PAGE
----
In these cases it may be appropriate to create an independent resource object for each target system group. There are some substantial advantages to this approach:

  • In the user resource view an administrator will clearly see what target system group or application the user has access to
  • Attestation works cleaner
  • Out of the box reports works better

There is also nothing that stops you from doing a "mix and match" approach where some AD groups are represented as independent resource objects and other are grouped under a general "Add AD group" resource object.

The implementation basically follows the steps in Support for request based OIM group memberships other than the fact that you will not need any object form as the group name is reflected in the resource object itself.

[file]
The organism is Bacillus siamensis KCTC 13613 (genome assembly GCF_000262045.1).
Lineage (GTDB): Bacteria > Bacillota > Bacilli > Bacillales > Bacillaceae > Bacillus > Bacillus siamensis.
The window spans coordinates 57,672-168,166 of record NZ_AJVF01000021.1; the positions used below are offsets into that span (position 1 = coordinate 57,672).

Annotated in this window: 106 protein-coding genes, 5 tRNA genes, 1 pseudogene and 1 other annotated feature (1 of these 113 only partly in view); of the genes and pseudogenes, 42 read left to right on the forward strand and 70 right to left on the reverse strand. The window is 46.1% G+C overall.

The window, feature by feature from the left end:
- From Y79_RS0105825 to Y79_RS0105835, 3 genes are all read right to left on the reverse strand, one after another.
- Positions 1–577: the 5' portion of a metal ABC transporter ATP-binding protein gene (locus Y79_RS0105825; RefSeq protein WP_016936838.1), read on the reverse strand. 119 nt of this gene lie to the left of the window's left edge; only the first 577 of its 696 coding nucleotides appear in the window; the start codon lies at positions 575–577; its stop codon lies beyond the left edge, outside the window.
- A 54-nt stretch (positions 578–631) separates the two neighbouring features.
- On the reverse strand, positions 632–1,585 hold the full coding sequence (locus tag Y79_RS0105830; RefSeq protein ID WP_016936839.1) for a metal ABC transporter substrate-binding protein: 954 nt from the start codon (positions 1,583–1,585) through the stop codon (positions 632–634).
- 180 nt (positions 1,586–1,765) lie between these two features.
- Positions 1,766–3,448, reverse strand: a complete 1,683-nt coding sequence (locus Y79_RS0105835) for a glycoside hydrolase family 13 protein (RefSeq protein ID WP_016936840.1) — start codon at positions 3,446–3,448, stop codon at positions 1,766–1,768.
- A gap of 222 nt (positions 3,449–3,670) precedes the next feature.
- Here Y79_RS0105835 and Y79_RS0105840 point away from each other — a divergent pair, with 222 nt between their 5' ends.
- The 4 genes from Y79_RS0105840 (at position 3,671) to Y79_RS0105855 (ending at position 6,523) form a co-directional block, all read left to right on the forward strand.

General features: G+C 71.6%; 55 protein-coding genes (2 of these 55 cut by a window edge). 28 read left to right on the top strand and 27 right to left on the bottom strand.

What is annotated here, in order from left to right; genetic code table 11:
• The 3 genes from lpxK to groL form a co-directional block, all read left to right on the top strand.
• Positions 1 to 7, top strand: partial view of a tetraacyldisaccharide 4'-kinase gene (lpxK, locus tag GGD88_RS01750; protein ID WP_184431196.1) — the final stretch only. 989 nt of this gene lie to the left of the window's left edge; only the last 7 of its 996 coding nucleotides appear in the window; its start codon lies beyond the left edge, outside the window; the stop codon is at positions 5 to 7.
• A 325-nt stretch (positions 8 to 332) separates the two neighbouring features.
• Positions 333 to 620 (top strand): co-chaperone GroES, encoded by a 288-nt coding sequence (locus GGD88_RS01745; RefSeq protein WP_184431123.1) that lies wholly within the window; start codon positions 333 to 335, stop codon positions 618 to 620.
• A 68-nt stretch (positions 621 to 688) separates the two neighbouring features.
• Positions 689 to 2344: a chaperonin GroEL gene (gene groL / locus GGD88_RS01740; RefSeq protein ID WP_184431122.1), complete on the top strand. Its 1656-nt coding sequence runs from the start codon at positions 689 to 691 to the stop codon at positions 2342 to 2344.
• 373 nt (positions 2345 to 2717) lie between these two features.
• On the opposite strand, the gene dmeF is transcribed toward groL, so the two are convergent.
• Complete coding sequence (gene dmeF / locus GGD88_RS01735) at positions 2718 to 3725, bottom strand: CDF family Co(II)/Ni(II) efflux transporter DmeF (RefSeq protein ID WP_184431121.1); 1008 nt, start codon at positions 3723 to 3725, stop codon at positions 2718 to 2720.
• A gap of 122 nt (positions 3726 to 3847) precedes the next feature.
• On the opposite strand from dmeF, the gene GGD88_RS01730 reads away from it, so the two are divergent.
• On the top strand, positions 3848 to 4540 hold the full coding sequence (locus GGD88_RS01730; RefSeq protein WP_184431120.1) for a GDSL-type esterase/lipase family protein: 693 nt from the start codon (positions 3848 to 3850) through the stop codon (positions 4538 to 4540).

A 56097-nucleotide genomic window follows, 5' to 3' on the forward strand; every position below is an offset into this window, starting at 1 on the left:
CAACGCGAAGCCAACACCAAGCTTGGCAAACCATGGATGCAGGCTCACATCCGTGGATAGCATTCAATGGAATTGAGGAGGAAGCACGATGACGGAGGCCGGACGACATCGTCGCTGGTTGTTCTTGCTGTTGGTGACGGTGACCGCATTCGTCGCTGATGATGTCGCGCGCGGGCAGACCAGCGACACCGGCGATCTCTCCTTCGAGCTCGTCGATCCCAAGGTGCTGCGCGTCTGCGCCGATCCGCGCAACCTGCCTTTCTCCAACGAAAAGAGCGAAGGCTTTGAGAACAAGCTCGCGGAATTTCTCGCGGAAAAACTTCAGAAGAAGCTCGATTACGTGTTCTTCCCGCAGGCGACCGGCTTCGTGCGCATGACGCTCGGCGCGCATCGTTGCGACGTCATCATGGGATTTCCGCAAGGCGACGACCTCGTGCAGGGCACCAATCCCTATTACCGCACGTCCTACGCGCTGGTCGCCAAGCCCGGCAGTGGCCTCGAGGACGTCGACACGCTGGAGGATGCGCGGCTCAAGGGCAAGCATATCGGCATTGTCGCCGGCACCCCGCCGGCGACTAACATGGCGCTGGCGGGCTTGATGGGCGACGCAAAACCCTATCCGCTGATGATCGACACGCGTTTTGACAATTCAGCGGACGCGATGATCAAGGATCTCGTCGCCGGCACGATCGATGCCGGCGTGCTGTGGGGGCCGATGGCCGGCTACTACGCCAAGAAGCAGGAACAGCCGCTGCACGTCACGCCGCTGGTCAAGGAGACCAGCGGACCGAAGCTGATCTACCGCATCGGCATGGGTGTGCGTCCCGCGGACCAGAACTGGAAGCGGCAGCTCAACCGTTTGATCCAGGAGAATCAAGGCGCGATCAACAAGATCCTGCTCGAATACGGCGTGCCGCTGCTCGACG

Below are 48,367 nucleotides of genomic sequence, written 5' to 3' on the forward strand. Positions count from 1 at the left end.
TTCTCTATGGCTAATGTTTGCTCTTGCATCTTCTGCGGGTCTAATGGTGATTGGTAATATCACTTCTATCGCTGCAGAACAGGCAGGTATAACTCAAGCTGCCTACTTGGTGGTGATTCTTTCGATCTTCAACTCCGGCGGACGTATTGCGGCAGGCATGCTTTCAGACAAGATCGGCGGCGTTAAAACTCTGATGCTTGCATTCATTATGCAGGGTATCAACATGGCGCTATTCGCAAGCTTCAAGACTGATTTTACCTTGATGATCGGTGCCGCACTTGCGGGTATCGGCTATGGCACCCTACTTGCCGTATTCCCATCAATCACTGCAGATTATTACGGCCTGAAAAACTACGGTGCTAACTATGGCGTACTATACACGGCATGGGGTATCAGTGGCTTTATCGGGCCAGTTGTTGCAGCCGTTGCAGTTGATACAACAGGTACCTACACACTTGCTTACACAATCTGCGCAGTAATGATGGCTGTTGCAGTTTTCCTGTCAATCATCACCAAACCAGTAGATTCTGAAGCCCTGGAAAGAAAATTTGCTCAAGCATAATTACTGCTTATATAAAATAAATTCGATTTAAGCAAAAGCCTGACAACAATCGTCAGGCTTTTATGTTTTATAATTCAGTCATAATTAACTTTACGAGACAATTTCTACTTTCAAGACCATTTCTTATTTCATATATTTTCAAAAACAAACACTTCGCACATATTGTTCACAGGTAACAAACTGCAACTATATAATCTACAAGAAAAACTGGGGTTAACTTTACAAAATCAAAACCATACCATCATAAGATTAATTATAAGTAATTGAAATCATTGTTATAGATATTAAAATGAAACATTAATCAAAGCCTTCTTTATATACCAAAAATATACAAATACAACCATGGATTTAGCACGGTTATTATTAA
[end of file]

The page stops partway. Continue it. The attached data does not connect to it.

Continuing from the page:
Thursday, September 2, 2010

The downside of OIM resource object proliferation

The basic function of a resource object in OIM is to represent access for a specific user to a specific system. In many OIM architectures you chose to leverage the resource object to represent all kinds of entities in order to make the entity requestable in the request interface or attestable in the attestation framework.

Examples of entities that can be modelled as resource objects are:

One problem you will get if you have a lot of "transaction oriented resource objects" is that the user resource view can get drowned in objects so that it is hard for the OIM administrators to find the resource object instances that they really are interested in. Lets say that you have a user that has worked for the company for five years and have twenty AD group membership adds, five removals and ten resource object instances that represents user data updates. This user will have thirtyfive extra resource object instances in his resource object instance view.